The biggest pleasure of the past season was watching the new plantings of Chinese gentians growing in the garden. Gentians are slow to develop. G. acaulis takes 3 or 4 years to form a mat/mound of ~15 cm circumference. At that size, it is a colony of individual plants both competing and helping each other to survive. As the mound expands, the population increases. It adds to the vigour of each individual. Observation: gentians like company.
One can also plant a single gentian within a low growing mat and see a similar enhancement of growth. We use Arenaria spp., Gypsophila aretioides, Raoulia tenuicaulis, Androsace villosa types, etc. for this purpose. Basically, the mat should be non-invasive and with shallow roots. Gentians will have longer, thicker roots. Some will push deep into the soil. The sympodial types such as G. verna will also make numerous shallow roots from the branches as they sprawl out along the surface. Monopodial types like G. septemfida will send out roots from the crown only. Both types will benefit by having the crown within the mat, which will mediate the scorching sun of summer and the cold wind of winter. Perhaps the whole host of micro-organisms that are associated with the mat are more beneficial also.
Traditional gardening has agricultural roots; i.e., the planting of a single species for some useful, human purpose. Nature, however, is complex and decidedly messy-lot's of different plants growing together in a mix of rivalry and alliance. So, when plants are found to be "difficult", the requirements are not being met. As a grower I know that it is much easier to grow any plant in situ than in a pot. Small pots are for short term_2 years max. Much of the problem is degradation of organic soil mixes. The garden, on the other hand, including our troughs, is our experimental site where we try to create the best conditions we can. Here we can use real soil and have the advantage of mass as well. For help in fine-tuning garden conditions, it helps to read the seed collectors field observations. Plants described as growing in "high alpine tundra" implies a plant community growing in seasonally wet conditions in soils that are reasonably fertile. "Rocky pastures" indicates a drier site; the boulders are more ornament. Plants growing in "fissures on cliff faces" are a wonder. The narrow spaces they inhabit must be filled with soil particles that arrive on the wind-smaller sized silt and clay particles that will stick together. These fine-textured soils absorb and retain water.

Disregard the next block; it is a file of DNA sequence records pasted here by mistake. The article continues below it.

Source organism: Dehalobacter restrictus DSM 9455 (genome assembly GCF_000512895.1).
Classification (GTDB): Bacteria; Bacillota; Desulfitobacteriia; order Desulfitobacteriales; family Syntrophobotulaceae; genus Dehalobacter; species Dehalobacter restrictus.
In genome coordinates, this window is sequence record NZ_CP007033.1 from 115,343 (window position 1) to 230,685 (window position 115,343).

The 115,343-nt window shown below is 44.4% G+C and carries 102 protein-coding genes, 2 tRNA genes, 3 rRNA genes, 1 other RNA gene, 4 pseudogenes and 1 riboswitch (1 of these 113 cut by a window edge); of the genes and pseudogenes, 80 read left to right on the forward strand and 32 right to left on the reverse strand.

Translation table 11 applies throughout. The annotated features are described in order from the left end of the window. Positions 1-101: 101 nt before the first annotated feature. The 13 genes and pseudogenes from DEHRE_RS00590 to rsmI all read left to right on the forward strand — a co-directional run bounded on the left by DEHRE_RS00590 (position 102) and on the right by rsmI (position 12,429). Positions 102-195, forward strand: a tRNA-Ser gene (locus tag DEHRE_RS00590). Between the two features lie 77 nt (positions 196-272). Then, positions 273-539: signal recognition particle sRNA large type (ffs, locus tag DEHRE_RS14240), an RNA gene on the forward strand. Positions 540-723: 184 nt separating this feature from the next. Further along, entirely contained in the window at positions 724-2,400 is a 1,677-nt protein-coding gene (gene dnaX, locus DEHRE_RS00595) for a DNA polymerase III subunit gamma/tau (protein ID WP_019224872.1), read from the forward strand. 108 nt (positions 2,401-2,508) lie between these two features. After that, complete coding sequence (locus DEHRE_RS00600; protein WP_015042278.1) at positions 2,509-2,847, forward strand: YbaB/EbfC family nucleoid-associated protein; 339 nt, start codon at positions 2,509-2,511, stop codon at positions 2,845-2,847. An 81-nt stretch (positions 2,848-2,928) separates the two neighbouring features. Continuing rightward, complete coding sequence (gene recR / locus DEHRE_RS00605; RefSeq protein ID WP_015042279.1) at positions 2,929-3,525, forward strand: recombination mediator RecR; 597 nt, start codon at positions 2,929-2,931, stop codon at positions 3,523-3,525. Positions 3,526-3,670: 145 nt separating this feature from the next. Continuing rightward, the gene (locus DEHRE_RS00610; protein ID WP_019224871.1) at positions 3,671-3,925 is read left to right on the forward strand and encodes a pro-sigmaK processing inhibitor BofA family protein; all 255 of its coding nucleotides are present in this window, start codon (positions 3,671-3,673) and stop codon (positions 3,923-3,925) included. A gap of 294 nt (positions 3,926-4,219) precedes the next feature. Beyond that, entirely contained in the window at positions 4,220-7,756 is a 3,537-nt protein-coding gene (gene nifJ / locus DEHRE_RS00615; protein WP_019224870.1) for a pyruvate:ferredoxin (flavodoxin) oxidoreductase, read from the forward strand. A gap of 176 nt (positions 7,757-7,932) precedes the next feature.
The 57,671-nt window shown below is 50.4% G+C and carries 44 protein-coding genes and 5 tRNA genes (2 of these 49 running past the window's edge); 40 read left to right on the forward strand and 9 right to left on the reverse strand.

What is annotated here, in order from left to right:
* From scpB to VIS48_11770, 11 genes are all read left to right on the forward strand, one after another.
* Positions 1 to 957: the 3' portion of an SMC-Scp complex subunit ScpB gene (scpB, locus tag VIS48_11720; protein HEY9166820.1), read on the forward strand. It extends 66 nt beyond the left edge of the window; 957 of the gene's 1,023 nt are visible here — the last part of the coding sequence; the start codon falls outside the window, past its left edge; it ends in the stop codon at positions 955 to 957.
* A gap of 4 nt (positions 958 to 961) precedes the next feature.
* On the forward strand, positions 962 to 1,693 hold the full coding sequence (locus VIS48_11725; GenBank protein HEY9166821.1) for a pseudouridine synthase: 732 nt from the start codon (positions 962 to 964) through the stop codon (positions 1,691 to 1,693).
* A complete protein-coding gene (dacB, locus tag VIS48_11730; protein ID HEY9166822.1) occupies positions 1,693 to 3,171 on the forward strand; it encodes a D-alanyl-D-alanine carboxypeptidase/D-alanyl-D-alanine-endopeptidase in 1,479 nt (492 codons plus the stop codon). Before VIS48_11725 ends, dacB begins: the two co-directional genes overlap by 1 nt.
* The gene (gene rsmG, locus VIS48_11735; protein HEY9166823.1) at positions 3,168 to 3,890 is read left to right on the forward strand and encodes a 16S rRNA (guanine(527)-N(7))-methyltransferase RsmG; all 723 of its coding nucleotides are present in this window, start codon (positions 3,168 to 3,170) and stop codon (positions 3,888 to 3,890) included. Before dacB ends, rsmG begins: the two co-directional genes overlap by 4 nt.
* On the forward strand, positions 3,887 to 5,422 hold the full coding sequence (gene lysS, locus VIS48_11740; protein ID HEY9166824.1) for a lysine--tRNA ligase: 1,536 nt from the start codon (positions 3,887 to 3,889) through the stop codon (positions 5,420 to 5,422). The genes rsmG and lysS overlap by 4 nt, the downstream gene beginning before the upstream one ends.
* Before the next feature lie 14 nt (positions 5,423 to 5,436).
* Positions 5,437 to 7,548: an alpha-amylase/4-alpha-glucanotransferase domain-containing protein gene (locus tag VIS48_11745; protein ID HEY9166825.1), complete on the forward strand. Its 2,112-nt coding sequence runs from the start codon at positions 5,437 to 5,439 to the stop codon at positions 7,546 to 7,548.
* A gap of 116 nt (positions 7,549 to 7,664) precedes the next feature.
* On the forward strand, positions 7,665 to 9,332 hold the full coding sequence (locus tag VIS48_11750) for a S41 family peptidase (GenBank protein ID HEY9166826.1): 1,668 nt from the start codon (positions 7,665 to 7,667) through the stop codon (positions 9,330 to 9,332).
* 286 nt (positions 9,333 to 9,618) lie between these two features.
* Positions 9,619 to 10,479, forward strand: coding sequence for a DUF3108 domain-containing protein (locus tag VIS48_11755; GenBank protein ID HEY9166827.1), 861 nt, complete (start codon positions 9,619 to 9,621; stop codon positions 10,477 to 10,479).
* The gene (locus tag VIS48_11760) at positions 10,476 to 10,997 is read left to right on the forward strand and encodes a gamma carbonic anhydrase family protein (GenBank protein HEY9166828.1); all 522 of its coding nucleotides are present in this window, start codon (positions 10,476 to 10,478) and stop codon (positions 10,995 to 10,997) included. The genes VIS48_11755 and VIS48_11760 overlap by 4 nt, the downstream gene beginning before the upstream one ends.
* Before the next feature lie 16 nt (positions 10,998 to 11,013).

Back to our gentians. In a trough garden, G. szechenyi sits nestled in a clay crevice that is well elevated. So two criteria are met: the crown remains dry, and the water and nutrition are there-just deeper down in the soil. Like many of its cousins, it is a thirsty, hungry plant with an additional need for a dry crown. Sometimes in the heat G. szechenyi will wilt; but a splash of water soon revives it. It's hard to imagine how it can manage to flower in such an opulent, luscious fashion. In nature the crown will sit elevated, while underneath may be a wet, boggy meadow.
Another way to protect the crown is to plant into a mat or low mound on flatter terrain where the availability of moisture in the soil remains high. Mojmir Pavelka has an amazing photo of G. szechenyi growing on a large, old hummock of Androsace tapete - imagine that! Once again the crown is sitting high and dry, but the roots can range down to the wetter tundra below. In the garden, one can create such hummocks with appropriate mat or mound forming plants. The choice then becomes what special gem is planted in the hummock. Planting into an established mat minimizes disturbance to the look of the garden. Adding these 2 techniques - clay/crevice planting and mound/mat interplanting, is most useful for trough/container planting or a garden space that is small in size, but otherwise ideal. The methods are really quite simple. It takes only a slight change in approach.